Jobs take time/resources to spin up a new session so I am wondering what the most efficient way is to query a cluster of sql servers every 15 seconds. Would scheduled endpoints in the dashboard themselves using the standard sqlserver cmdlet (not DBATools) be the best way? Is their anything else I can do to guarantee threads are closed out properly so I don’t run into a leaked connection issue… perhaps putting a connection timeout of 3 seconds?
Currently, I have a Function which I use to pass a query to, which invokes Invoke-SqlCmd2 to return the Query.
I have seen some users using dbatools however, the devs say it is not designed for Azure and I can see this module does a lot of platform related stuff which could result in a longer load time for the module and more load for PSU.
I have heard of some users writing their own session and query commands in PowerShell.
I have very keen personally to hear what everyone else does and if any methods have been benchmarked, as I plan to come back to SQL querying at some point to reduce load and improve response times where I can.
I am less concerned about DBATools vs Invoke-SqlCmd2 and more interested on how to schedule the scripts/collections to be used in a PSU dashboard. It seems like scheduled endpoints within the dashboard itself are the most performant option available. Scheduled jobs take too long to spin up since a new powershell session is created each time. Perhaps using the integrated environment is better, but I am looking for the best way and would like some other opinions to weigh in.
I believe either the integrated environment or the scheduled endpoint is going to be the most efficient methods for scripts that run every 15 seconds.
so I have been running some very simple tests all day long utilizing the scheduled scripts under the integrated environment and see some odd discrepancies in run time. Sometimes the job reports 100ms, but randomly it will report 1+ second. The test itself just runs an invoke-sqlcmd2 script 15x in a foreach loop that selects top 1 * from a table. I attached a measure-command to the sql script did a select of milliseconds so that PSu does not have a whole lot to serialize and can clearly see that each loop runs in ~2-10 ms, but something in PSU is holding it up every few runs for 800ms- ~3 seconds.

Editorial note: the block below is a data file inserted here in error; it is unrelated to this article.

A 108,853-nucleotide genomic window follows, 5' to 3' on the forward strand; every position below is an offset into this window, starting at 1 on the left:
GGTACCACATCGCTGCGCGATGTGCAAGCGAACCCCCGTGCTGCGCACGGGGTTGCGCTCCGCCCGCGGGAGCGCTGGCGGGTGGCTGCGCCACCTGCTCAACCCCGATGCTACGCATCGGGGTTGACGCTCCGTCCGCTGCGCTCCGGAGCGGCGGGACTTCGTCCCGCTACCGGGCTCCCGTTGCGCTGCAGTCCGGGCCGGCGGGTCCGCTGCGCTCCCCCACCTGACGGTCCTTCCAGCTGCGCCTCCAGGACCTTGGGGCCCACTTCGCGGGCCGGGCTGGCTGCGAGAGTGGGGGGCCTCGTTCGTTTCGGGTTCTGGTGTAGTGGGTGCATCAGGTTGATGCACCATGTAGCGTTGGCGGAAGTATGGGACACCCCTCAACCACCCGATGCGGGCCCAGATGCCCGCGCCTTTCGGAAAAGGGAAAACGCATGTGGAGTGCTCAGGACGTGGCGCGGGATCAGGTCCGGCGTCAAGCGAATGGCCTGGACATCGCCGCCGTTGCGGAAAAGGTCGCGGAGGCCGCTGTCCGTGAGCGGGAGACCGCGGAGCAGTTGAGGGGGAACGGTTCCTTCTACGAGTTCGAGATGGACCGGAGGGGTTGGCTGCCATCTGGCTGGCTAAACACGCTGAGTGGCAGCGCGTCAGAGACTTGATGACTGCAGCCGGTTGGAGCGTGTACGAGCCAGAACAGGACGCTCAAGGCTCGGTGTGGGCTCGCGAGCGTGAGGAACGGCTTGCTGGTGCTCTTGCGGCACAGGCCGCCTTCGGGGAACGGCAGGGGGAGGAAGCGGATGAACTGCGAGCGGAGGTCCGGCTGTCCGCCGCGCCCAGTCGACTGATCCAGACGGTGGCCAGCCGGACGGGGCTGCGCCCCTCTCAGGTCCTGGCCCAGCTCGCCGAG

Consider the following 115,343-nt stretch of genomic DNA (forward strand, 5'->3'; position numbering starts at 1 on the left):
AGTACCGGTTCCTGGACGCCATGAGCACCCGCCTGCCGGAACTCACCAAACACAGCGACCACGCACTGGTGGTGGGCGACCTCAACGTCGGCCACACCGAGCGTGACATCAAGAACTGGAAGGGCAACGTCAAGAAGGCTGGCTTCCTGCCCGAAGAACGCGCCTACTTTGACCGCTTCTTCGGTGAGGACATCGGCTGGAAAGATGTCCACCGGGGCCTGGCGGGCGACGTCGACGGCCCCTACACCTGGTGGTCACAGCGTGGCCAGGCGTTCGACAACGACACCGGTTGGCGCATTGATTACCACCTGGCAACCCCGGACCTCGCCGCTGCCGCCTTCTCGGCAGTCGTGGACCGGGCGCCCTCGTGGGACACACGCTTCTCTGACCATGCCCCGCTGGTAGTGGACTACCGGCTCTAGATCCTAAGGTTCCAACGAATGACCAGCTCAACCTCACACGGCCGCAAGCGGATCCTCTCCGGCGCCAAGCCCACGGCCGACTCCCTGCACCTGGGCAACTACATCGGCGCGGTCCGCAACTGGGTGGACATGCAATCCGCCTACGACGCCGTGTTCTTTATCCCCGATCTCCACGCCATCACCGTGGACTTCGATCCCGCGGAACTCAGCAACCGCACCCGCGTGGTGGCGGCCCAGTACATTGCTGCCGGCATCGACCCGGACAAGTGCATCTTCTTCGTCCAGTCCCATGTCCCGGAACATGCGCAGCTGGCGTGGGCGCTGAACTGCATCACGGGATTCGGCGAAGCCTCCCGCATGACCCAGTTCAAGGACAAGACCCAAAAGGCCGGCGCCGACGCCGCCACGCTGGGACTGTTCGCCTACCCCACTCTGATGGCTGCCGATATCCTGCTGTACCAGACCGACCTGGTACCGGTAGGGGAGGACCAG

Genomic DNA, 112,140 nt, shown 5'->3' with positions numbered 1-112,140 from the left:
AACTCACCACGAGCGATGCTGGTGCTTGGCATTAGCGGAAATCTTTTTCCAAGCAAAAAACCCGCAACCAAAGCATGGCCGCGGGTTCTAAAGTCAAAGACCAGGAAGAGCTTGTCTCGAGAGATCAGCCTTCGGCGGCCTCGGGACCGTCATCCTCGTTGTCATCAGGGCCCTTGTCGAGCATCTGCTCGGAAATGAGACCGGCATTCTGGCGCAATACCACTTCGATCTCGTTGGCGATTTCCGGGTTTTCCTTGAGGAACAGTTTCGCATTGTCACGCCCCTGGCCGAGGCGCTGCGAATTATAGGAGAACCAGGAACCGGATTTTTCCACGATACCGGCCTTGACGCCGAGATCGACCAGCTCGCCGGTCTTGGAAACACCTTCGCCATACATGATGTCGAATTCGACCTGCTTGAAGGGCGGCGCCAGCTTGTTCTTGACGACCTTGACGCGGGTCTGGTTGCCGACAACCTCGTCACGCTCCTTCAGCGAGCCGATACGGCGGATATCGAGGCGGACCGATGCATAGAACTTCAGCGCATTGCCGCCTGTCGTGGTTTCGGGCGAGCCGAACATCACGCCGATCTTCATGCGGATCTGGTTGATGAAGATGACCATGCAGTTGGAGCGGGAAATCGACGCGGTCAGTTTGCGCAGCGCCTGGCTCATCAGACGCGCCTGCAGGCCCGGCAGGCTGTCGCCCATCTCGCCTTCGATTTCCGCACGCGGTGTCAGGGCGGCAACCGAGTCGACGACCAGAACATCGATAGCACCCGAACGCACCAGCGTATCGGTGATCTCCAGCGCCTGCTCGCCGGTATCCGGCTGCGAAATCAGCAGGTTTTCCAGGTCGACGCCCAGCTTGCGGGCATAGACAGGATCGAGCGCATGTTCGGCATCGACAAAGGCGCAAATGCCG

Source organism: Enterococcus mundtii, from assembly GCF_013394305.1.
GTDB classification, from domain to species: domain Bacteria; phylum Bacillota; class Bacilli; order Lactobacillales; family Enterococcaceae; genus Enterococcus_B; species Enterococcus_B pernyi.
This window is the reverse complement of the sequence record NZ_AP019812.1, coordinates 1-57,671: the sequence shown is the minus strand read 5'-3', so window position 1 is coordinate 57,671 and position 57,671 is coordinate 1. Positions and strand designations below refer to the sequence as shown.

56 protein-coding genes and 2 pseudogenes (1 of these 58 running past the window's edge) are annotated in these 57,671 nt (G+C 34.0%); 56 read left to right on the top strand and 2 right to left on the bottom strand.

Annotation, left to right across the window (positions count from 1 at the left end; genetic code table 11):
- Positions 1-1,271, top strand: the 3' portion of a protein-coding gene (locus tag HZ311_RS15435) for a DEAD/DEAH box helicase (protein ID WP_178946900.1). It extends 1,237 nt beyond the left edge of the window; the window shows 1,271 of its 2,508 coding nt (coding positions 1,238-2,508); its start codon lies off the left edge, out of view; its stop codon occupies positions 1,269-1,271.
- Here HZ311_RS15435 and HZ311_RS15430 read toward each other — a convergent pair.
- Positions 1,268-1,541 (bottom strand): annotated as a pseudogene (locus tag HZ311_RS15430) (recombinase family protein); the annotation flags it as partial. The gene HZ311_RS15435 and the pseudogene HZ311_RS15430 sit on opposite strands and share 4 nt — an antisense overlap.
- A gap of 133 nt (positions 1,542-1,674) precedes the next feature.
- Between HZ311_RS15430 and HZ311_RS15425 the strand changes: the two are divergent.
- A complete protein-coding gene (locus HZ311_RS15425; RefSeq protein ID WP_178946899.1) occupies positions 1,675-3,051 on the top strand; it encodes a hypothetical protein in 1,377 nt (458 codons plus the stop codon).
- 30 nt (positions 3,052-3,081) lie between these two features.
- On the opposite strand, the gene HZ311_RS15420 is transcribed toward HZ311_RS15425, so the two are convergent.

The profiler might be able to identify why that is happening.
Also note that even in the integrated environment, the PowerShell serializer is being used to store that job data. In a UD scheduled endpoint, it’s stored directly in memory as objects so no serialization is taking place.
ha… I was actually just reading about the profiler, but will need to update my instance of PSU.
However, based on your response, it sounds like the discrepancy derives from the serialization. If the data is only being used in a single dashboard and additional telemetry is not required, would it be best to utilize a scheduled endpoint? Should the query/code exist in the scheduled endpoint within the dashboard or is it more proper to have the code in an endpoint of itself and have the scheduled endpoint within the dashboard call that?
I think that you’d want to put the query in the scheduled endpoint and use the $Cache scope for the fastest possible storage and retrieval. Your dashboard would never leave the process to query that data since it would just read it from the $Cache variable.